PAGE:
- Section 499: To defame a person is to do an act with the intention of harming the reputation of the person. Defamation by publication of visible representations of an imputation concerning the woman, when done with the intention to harm her reputation, is punishable with imprisonment for a term, which may extend to two years, or with fine, or both.
- Section 503: Threats made to any person with injury to her reputation, either in order to cause alarm to her, or to make her change her course of action regarding anything she would otherwise do/not do is punishable as criminal intimidation. The act of blackmailing a person on the internet, as was done in the case mentioned above can be brought within the ambit of this provision.
- Section 507: This provision provides the quantum of punishment for Criminal Intimidation when the same is by a person whose identity is not known to the victim. Any anonymous communication, which amounts to criminal intimidation under Section 503 stated above, is punishable under this section.
- Section 509: Any person who utters any word or makes any sound or gesture, or exhibits any object with the intention that such word, sound or gesture or object be heard or seen by a woman and insult her modesty, or intrudes a privacy, may be charged under this section and imprisoned for a term that may extend to 3 years and also with fine. Instances of lewd comments or remarks made over the Internet, or other explicit images and content forcibly shared over the web may be penalized under this section.
2. The Information Technology Act, 2000 as amended by the Information Technology Act, 2008
- Section 66C of the IT Act makes identity theft a punishable offence. Instances of cyber hacking would be covered by this provision. Under this provision, whoever, fraudulently or dishonestly make use of the electronic signature, password or any other unique identification feature of any other person, shall be punished with imprisonment of either description for a term which may extend to three years and shall also be liable to fine which may extend to rupees one lakh.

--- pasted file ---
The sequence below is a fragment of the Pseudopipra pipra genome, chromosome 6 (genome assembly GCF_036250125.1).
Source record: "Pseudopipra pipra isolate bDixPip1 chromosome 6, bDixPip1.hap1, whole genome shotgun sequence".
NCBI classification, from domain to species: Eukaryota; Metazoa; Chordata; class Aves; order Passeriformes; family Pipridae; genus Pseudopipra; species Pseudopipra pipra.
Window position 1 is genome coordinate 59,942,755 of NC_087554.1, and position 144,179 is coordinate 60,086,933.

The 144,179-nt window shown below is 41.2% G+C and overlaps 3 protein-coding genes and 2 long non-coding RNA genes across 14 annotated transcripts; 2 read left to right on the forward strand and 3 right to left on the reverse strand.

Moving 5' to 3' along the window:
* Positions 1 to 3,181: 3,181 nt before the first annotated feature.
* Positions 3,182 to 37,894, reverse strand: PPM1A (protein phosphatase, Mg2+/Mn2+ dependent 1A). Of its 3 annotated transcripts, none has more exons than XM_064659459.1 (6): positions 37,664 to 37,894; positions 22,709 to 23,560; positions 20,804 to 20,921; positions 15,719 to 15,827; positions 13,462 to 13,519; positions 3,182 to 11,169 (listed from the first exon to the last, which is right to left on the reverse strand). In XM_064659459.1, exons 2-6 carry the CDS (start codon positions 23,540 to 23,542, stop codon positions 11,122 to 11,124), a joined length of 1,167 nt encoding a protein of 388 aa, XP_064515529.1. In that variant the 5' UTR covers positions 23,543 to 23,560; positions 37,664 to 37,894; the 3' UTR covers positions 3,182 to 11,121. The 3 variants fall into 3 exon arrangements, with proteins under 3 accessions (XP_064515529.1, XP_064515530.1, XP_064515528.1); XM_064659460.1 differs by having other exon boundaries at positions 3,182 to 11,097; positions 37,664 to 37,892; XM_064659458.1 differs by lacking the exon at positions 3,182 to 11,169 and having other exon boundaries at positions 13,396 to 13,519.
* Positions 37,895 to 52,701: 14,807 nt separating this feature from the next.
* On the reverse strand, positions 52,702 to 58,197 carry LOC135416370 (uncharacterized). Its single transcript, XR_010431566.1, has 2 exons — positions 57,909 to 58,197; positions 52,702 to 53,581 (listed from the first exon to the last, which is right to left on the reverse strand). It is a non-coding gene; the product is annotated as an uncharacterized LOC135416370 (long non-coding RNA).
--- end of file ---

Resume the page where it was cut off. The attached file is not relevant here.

- Section 66E of the IT Act deals with the violation of the privacy of a person. Capturing, publishing or transmitting the image of a private area of any person without her consent, under circumstances violating her privacy, is punishable with imprisonment, which may extend to three years, and/or fine.
- Section 67 prohibits, and punishes with imprisonment extending up to three years and fine for first conviction and to five years and fine upon second conviction, the publication, transmission and causing of transmission of obscene content. Obscene content has been defined in the same manner as in Section 292 of IPC, and therefore the test of obscenity is to be the same as under that provision
- Section 67A makes the publication, transmission or causing of transmission of sexually explicit material punishable with imprisonment extending up to five years and fine for first conviction and to seven years and fine upon second conviction.
- Section 67B makes publication/transmission of sexually explicit content depicting children punishable.
Download Information Technology Amendment Act, 2008
3. Indecent Representation Of Women (Prohibition) Bill, 2012
- The Indecent Representation of Women (Prohibition) Act regulates and prohibits the indecent representation of women through the media of advertisements, publications etc. The Indecent Representation of Women (Prohibition) Amendment Bill, 2012 seeks to broaden the scope of the law to cover the audio-visual media and content in electronic form, and distribution of material will also include distribution on the Internet and the portrayal of women over the web.